At the tender age of ten I inherited a paper route from my Brother Gary.  Gary had decided that at sixteen years old he was too cool to
be delivering newspapers and decided to live a life of leisure.  He still is.  So it fell to me to take the reins of delivering The Pittsburgh
Post-Gazette in early morning hours, in all weather, everyday save Sundays.  At ten years old I was the youngest paper boy in the city,
or so, someone said.  At one point my route topped out at 48 houses.  On Thanksgiving that amount of houses equaled 75 pounds of
papers!  At four-foot four, 65 lbs. it was a herculean task to get the papers delivered.  Remember when it use to snow every

Unfortunately, I had also inherited Gary’s Boss, Mr. Egan.  Gary had warned me, “Watch out for Egan, he will try to rip you off
for your money.â€�  Mr. Egan was an overly, well, let’s just call him, “fatâ€� man.  His oversized head was plastered with
black horn-rimmed glasses that were two sizes too small for his head.  His white shirt always had a stain on it and his nails always had
crud under them.  He would look at you with the eyes of Charles Laughton and had the breath of Broderick Crawford.  Gary had seen
all of Egan’s tricks.  He would always miss count the collections, in his favor.  He would give you lone houses that were five blocks
away from your route.  He would check to see if you had the papers delivered before 5:30 AM when other paper boys were delivering at
6:30 AM.  He would even do his own collecting and not tell you!  Gary’s great last act of defiance on Egan was to pay him the thirty
dollars he owed him in pennies, then quit!  It was brilliant!  However, I was his new boy and Egan never let me forget.
So before school, I would get up at 5:00 AM, in the dark, unbundle the stack of papers wired together, stuff them in my paper sack and
trundle throughout the streets of Dormont, in the snow…uphill.  I eventually perfected the wrapping of the paper into a missile that
could fly the distance between the street and the highest houses of Piedmont Avenue.  It would take customers ten minutes to unravel
the paper that I had knotted into a solid, usually frozen, brick.  This led to, sometimes, errant missiles that would miss their mark and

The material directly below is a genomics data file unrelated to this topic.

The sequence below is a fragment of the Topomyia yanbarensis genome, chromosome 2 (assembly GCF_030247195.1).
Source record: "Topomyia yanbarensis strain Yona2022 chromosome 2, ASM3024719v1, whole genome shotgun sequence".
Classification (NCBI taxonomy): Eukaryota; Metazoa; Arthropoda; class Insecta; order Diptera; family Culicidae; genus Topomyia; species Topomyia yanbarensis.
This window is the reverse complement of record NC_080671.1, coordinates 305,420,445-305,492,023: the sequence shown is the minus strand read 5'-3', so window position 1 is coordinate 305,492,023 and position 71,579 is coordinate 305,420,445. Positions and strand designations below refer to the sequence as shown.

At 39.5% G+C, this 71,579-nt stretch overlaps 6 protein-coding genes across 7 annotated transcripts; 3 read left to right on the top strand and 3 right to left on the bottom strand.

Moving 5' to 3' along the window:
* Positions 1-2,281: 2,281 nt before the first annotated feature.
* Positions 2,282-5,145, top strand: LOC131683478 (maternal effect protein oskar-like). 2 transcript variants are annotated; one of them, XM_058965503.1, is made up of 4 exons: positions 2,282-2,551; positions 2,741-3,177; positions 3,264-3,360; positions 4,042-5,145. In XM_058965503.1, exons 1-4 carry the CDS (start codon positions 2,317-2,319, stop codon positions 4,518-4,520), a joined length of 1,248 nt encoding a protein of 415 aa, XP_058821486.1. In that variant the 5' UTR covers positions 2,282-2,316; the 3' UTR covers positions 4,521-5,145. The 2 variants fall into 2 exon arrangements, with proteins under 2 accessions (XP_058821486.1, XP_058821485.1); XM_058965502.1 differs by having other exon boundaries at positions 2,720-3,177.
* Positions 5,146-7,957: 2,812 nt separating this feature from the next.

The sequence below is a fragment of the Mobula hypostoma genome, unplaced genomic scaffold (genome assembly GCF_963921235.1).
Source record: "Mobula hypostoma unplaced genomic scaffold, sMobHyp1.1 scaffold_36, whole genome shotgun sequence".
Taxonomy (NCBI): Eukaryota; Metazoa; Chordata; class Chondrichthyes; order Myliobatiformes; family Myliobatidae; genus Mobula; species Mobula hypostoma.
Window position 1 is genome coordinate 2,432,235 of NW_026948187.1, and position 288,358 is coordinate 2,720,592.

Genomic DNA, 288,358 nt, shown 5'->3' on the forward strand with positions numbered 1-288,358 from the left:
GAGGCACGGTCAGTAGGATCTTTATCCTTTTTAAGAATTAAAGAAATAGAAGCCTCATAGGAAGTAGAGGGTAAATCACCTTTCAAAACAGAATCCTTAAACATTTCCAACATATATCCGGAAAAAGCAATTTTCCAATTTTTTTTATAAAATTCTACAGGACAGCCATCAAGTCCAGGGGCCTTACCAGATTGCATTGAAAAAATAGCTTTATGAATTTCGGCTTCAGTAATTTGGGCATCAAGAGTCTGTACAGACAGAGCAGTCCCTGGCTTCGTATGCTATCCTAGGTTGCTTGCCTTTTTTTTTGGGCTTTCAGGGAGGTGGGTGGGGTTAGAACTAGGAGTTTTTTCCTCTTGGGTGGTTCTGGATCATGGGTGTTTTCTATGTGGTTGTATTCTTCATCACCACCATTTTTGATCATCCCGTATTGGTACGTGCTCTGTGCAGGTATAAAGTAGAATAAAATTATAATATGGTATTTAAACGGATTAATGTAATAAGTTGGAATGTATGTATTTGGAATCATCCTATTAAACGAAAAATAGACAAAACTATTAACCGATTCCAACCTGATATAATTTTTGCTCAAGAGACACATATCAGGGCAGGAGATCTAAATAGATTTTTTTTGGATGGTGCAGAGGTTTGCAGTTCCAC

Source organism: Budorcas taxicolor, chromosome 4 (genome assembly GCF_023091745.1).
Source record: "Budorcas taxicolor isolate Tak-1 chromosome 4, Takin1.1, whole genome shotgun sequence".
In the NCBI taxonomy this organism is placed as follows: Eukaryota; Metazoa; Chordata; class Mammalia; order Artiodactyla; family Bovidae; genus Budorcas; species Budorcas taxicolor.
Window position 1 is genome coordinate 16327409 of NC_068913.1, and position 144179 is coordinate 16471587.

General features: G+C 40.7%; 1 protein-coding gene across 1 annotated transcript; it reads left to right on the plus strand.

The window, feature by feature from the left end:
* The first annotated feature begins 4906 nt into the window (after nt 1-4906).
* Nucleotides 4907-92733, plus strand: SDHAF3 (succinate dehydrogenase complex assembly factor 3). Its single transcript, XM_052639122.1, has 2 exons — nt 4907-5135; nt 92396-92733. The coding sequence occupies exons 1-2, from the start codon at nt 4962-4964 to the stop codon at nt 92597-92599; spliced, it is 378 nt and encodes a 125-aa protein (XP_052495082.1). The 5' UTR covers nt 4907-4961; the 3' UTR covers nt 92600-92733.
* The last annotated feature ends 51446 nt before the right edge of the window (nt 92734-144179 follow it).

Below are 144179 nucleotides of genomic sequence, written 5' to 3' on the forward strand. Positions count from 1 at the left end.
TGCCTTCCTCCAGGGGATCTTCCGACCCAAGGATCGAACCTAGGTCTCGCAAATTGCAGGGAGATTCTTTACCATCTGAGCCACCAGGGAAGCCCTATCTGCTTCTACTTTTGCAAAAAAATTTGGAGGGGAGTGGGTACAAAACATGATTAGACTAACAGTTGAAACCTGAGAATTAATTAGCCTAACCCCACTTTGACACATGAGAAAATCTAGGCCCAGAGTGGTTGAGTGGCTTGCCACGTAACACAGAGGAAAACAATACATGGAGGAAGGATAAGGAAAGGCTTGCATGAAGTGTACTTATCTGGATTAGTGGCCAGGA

land in the strangest places, like through the screening of their door.  Sometimes even the glass of their wintered screen door.  I never
collected there again.  One of my errant throws landed on a roof.  Without a paper to spare, I tried using a large tree branch, while
standing on the iron railing to pull it down.  Apparently, the scrapping noise had terrified the owners and the next thing I knew a man
appeared at the door with a shotgun in his hand!  His wife, in curlers and pink nightgown, clutched tightly to his shoulder.  As I
sheepishly tried to explain about a paper on their roof, pointing and gesticulating, while backing away, the man kept sweeping the shotgun
and screaming, “Get out of here!â€�  It wasn’t until two weeks later, out of financial desperation, when I finally gathered the
courage and the new underwear to go back to their house and collect.  The man answered the door and we laughed and laughed about
the whole episode.  Okay, he laughed, I nodded a lot.  But I did get a ten dollar tip!  Until now, I never said a thing.

The best part of being out that early in the morning was the stuff you would find just lying on the street from the night before.  Besides
underwear, prophylactics and the rival Pittsburgh Press, which I left for the Street Sweeper, I would find money, lots of it, 8-track tapes,
toys, jewelry and even a bag of marijuana!  It was the 1970’s, you know.
In the summer, my friends and I would sleep
out on my front porch and wait for the papers
to come around 3:00 AM.  After hearing that
familiar “splat� of the block of papers
landing on the sidewalk we would gather the
papers and go delivering them at 3:15 in the
morning.  Three twelve-year olds walking the
streets of Dormont in the middle of the night
talking as if it was the middle of the day.  
Taking turns firing the papers at screen doors
and seeing who could make the loudest noiseâ
€¦I never did make good tips.  One night as
we were running wild on the streets of
Dormont and, oh yeah, delivering
newspapers, we noticed a car, a green
Triumph TR-7, that had a pack of Lucky
Strike cigarettes on its dashboard.  It was
unlocked!  So with stealth of a Rush
Limbaugh in a drug factory, we opened the
car’s door, grabbed the smokes and
bolted for home!  We still had half the
papers!  Crossing the street into the
Cemetery we smoked until we all got sick.  
That cured me of smoking for a good three
I was fourteen before I got a real job, setting pins at Recreation Lanes.  I
surrendered my newspaper route to Wayne Mock.  I hear he expanded it to over 60
houses.  I don’t know how he did it but, I do know he never had as much fun as
I did.  Except for that Caesar the dog incident…